Thanks, it was helpful to write that out!

    1. Alison Post author

      Often when you are attracted to people who carry a quality that is opposite to your personality, it indicates a need for you to develop some of that trait–in your case, to become a bit more extroverted, and to be more comfortable putting yourself out there, talking, having outgoing energy, etc. You start with small steps–inviting people over, telling a story rather than only asking questions, and most importantly, finding some people to develop friendships with who are not as extremely extroverted.

      Extremely extroverted people are fun to have as friends, and they are easy and entertaining, and not terribly challenging, because they generally like talking and being the center of attention. So you don’t have to challenge yourself and gradually learn to expose who you are, which can often feel awkward. I know it’s exciting to be around very extroverted people, but the dynamic that you have described is bound to be repeated with the type of person who is used to being the center of attention. Very outgoing people are great to have as friends, but not so great as best friends, confidantes, or romantic partners, because they tend to be self-involved, and perhaps lack depth, because they don’t spend much time alone, or taking in what others think.

      More balanced people, on the other hand, may not be as delightful and interesting at first, but may have more depth, which can lead to more nuanced and subtle enjoyment and reciprocal interaction, where they are interested in you and a back and forth conversation. While people do have natural tendencies, ideally we develop an ability to be alone and an ability to interact with others in a mutually-reciprocal way.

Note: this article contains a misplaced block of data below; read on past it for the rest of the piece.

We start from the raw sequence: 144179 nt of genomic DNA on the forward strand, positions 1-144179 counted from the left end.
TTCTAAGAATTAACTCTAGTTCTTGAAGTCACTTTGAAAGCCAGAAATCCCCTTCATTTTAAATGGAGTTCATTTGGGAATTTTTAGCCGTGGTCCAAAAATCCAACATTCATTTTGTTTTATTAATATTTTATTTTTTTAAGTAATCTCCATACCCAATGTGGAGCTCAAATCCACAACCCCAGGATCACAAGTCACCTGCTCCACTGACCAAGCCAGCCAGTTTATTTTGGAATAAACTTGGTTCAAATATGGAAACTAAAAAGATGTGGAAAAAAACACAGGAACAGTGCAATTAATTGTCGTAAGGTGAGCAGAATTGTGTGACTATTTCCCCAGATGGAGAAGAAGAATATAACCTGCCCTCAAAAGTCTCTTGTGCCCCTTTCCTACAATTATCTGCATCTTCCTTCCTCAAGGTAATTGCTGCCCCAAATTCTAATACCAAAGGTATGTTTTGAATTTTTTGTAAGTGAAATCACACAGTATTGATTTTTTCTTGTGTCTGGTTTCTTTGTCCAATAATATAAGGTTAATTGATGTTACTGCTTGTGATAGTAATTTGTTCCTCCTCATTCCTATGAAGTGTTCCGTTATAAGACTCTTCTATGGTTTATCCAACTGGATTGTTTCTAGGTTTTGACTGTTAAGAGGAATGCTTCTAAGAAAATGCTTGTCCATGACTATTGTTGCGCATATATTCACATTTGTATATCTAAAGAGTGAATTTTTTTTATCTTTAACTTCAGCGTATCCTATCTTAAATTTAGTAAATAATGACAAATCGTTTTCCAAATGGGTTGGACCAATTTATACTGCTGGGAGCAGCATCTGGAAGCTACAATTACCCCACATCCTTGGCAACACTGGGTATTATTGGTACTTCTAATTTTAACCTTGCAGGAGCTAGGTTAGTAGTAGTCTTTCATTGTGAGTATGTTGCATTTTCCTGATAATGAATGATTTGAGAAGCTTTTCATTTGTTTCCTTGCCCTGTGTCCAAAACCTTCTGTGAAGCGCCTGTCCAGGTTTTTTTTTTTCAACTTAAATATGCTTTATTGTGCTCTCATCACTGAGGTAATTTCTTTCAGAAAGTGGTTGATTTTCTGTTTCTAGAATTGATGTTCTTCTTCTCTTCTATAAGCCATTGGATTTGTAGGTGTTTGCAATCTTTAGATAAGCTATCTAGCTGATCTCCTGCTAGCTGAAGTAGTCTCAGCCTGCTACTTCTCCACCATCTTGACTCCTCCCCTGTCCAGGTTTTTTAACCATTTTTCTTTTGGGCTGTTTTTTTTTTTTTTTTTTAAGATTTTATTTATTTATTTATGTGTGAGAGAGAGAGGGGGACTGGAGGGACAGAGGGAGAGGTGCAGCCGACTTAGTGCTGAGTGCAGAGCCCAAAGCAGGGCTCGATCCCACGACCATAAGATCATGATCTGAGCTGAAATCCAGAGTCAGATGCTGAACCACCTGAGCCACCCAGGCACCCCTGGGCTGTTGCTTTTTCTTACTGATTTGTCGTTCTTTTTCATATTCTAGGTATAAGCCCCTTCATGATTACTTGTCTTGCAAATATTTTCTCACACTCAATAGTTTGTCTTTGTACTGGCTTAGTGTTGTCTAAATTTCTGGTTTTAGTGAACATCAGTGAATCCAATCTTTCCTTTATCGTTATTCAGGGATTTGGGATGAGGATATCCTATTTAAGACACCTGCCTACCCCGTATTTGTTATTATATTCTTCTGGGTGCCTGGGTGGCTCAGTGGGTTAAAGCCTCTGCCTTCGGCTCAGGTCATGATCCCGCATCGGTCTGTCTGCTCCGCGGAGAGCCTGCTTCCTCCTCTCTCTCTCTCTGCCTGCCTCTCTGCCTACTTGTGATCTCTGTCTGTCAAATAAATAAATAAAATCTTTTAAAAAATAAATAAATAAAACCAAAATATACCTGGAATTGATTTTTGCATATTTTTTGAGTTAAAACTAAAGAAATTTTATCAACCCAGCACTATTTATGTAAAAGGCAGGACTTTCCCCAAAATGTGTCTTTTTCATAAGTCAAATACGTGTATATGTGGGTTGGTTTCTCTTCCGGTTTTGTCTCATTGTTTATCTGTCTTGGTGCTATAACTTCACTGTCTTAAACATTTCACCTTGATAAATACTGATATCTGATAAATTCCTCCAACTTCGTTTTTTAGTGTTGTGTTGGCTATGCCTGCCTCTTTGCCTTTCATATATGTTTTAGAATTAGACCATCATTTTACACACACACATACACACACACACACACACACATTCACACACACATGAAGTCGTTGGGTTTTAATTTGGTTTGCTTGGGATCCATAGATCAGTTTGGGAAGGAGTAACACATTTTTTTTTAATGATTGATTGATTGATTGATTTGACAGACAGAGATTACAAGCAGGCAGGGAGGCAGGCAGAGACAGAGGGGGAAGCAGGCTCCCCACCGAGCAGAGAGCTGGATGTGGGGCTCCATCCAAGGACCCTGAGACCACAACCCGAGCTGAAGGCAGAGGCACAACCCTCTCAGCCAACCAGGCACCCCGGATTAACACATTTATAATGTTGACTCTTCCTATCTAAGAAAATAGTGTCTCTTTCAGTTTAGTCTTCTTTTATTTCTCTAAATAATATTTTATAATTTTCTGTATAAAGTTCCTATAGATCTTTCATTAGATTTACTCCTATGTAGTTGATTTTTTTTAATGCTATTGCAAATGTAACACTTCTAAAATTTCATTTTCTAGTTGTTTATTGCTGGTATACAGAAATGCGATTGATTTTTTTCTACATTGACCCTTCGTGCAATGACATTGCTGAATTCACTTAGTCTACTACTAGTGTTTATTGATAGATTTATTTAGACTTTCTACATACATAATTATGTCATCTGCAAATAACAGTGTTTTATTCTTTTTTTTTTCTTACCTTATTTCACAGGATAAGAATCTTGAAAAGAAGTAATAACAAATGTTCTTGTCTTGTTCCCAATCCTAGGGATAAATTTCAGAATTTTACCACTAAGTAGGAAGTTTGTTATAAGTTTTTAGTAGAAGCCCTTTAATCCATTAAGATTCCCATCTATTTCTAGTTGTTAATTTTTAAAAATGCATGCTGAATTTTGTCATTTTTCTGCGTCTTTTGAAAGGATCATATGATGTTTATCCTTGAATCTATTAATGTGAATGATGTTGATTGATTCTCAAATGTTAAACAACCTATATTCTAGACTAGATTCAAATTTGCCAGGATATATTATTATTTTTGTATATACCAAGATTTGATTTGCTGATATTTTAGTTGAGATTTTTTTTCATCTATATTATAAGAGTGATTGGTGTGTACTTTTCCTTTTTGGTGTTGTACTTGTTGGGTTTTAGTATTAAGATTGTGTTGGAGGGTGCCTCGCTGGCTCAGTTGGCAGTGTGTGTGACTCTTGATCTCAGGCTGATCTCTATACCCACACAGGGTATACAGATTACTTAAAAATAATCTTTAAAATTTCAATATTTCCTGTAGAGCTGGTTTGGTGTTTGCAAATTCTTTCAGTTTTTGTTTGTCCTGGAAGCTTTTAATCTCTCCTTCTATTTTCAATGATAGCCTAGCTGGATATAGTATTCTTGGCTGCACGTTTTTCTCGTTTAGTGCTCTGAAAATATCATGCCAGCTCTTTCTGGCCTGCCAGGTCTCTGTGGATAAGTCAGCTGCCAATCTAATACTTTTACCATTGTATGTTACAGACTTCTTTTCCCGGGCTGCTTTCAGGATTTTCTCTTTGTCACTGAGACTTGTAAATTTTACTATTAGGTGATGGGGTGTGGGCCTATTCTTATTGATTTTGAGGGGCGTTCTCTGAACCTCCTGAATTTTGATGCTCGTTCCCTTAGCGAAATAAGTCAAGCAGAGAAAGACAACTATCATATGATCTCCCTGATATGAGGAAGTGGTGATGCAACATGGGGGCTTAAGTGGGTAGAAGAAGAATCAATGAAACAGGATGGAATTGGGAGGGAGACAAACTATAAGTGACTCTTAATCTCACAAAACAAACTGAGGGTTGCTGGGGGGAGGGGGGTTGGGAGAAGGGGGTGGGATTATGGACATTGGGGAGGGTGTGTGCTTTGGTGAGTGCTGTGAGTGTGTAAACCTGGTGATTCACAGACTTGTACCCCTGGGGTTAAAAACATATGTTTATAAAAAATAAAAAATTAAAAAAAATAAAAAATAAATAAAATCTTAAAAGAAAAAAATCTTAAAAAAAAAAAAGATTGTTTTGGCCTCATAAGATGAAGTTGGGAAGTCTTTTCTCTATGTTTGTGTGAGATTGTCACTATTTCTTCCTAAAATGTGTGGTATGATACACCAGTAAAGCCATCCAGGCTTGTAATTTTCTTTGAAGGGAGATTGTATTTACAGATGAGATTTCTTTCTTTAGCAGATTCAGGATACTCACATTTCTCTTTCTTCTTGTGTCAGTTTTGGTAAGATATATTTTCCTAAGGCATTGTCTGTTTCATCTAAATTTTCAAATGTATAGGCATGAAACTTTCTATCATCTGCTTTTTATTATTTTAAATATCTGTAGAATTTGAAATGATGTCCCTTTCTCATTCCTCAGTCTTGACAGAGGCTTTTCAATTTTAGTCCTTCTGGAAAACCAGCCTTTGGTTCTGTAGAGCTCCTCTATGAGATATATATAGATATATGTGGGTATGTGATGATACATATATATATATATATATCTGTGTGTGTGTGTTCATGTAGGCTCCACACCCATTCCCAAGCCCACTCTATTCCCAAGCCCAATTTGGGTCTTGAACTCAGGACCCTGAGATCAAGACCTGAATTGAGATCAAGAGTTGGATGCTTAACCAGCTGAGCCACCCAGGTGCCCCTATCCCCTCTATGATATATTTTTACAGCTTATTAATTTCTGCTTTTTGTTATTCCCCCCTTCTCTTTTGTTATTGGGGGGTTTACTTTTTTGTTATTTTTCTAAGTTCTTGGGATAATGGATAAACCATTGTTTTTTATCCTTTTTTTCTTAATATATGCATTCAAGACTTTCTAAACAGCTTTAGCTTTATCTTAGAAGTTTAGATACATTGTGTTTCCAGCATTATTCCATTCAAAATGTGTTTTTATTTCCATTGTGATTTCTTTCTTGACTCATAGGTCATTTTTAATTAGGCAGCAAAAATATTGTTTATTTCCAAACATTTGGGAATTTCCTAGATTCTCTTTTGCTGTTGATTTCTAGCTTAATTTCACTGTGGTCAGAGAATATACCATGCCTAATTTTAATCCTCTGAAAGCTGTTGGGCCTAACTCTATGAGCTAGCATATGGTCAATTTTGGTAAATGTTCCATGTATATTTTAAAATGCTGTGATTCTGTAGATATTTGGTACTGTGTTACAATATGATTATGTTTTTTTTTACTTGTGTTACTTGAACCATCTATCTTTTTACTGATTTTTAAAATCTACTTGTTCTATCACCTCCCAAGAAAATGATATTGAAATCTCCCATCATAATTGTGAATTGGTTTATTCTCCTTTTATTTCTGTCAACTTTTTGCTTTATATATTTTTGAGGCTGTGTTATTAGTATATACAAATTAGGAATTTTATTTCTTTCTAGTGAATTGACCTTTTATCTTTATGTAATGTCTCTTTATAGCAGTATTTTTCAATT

So, my advice is to do two things: 1. give people who are less extroverted or more balanced a chance, and 2. challenge yourself to tell stories and shine your own light more rather than simply radiate in the people’s light.

      I have two articles you might take a look at, one is about the extroversion/introversion dynamic and one is about personality traits.


      Let me know what you think.


    2. Alison Post author

      I missed part of your question, which is about taking the extrovert’s lack of interest personally and getting anxious and resentful. As I said before, if you get involved with people who are more balanced from the beginning, you will be less resentful.

      Secondly, when you do feel ignored and want to be heard, set up the conversation up front. “Hey, I need to talk to you. Is this a good time?” or “You seem distracted. I was hoping for some input. When would be a better time?” or “Are you thinking about something else? We can talk later if now’s not good.” It’s key that your tone of voice is not complaining or weak or resentful or angry. Be matter of fact. But don’t continue the conversation if you’re being ignored.

      You might read this article on resentment:

      Good luck!

  2. Pingback: “I hate small talk. It’s such a waste of time.” | Healthy Relationships and Solutions to Happiness and Love © 2012

  3. Pingback: Maslow’s Hierarchy of Needs: “Since he lost his job, he doesn’t seem to care about our relationship.” | Healthy Relationships and Solutions to Happiness and Love © 2012

  4. Pingback: Interrupting: “I can’t stand it when people talk over me.” | Healthy Relationships and Solutions to Happiness and Love © 2012

  5. Pingback: Compassionate Confrontation: “He said he’d spend more time with me, but has not followed through.” | Healthy Relationships and Solutions to Happiness and Love © 2012

  6. Pingback: Giving Advice: “She never listens to me.” | Healthy Relationships and Solutions to Happiness and Love © 2012

Comments are closed.